I've delighted in recent years in getting really good/creative gifts for my Dad in like the $10 range.  One example: a lifetime senior pass to the National Parks.  Others were more creative.

This year we went the complete opposite direction.  MH noticed that one of their favorite musical artists is doing private concerts.  The gift fits in the theme of recent gifts (very unique and special) but...  Went the polar opposite way as far as cost.  Was $250 + fees.  But it was also somewhat of a selfish gift.  That ended up being on my Dad's birthday so we made it a birthday gift.  He invited a couple of friends, and we also attended (online concert).  That was a once-in-a-lifetime experience.  Amazing!  Making lemonade out of these lemons.

I've mostly never bought school pictures of the kids (the quality is generally terrible and/or way too expensive).  But... 10th grade seems to be the magic year.  They both had really nice 10th grade pictures.  That said, I think MM's 10th grade pictures were nice *and* reasonably priced. DL's (this year) were nice but the cost was completely ridiculous.  Whatever, I could at least send all the grandparents some pictures and make it a "Christmas gift".  It's extra appreciated because we generally never do formal pictures.

{It's senior year for MM.  The plan: Just going to have my Dad do some nice photos of him in the spring.}

As to the money for my Dad's gifts?  Usually MH's mom is *all* about the gifts.  But...  She didn't want the adults to give/get any gifts this year, so probably the money we usually spent on them, we redirected to my Dad.  So that probably evens out in the end.

{Our Christmas budget is $0.  We usually only buy for in-laws, and they give us more cash than we would ever spend}.

Today is busy busy.  The prior week ended up being completely absurd, and my client wasn't ready so I had to push off my side work to this weekend.  In the end, I crashed and did absolutely nothing yesterday.  Work has been exhausting.

Today is busy busy with various paperwork I have to tend do (financial aid forms, professional license renewal, latest forms for the study that MM is participating in  ~ in all cases just a lot of paperwork).  I want to get all of that off of my plate and I also have some side work to do (my last client, that I intend to fire next month).   MH and I also need to sort out menu planning for the next couple of weeks.  He's been down to shopping every 14 days with flu season and extra so with the current COVID surge.  We just started to think of some ideas for Christmas dinner.  I also want to try a couple of Instant Pot recipes.  I just want to make sure I can get my input in today, since I will be in the office tomorrow while he is grocery shopping.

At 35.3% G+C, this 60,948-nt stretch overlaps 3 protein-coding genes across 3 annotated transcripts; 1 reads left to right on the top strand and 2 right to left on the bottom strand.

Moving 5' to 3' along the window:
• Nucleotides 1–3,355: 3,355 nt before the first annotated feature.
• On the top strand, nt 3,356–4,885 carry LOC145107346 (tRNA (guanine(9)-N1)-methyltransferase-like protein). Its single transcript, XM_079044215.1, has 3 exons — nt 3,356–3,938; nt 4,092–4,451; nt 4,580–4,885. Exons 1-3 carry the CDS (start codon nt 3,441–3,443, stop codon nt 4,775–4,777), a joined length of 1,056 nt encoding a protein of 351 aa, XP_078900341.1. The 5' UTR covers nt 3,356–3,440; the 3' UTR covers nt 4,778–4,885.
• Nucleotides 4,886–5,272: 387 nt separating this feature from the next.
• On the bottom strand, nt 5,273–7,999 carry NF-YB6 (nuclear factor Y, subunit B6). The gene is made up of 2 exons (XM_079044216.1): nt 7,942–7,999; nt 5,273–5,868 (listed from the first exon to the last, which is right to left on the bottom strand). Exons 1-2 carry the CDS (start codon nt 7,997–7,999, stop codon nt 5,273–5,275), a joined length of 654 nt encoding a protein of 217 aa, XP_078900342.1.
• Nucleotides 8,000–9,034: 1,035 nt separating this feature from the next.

Edited to add:  I initially forgot the one financial thing on my mind.  I think I am just going to rip the band aid off and throw $3K extra at the mortgage.  It's a placeholder goal from 2018, when I never received my OT Pay (when employer sold company).  Cash isn't particularly high with retirement over-funding this year and car purchase (paid cash).  But... I do have the cash to fund this.  I am getting more resigned to just selling investments to fund 2020 IRAs.  It feels very "now or never", since I expect that all mortgage pre-payments will probably stop the next several years while we pay cash for college.  

I also had a "typing in this blog helps me process" moment because...  I totally forgot we sold off some investments this year to beef up our emergency fund (during pandemic; never in a million years thought my employer would have a record sales year).   That cash still in our investment account. So...  Duh.  It's not even a taxable event to move that money out of there into my retirement.  I could do it today if I wanted to.  I was more concerned about financial aid and creating more "income" but I guess that's moot.   

I updated my sidebar, now that I know how 2020 goals sorted out.  


2021 Planning

December 20th, 2020 at 04:04 pm

I got my 2021 raise and so am able to start planning out next year.  

I am completely ignoring college, for now.  That is the giant question mark that will take some re-figuring mid year.

For now...  

I presume that MH will have no income.

I think it's possible his job will come back next fall, but wouldn't hold my breath that his company survives all of this. 

His unemployment expired this month.  He's not looking for a job, so I just presume no more unemployment income.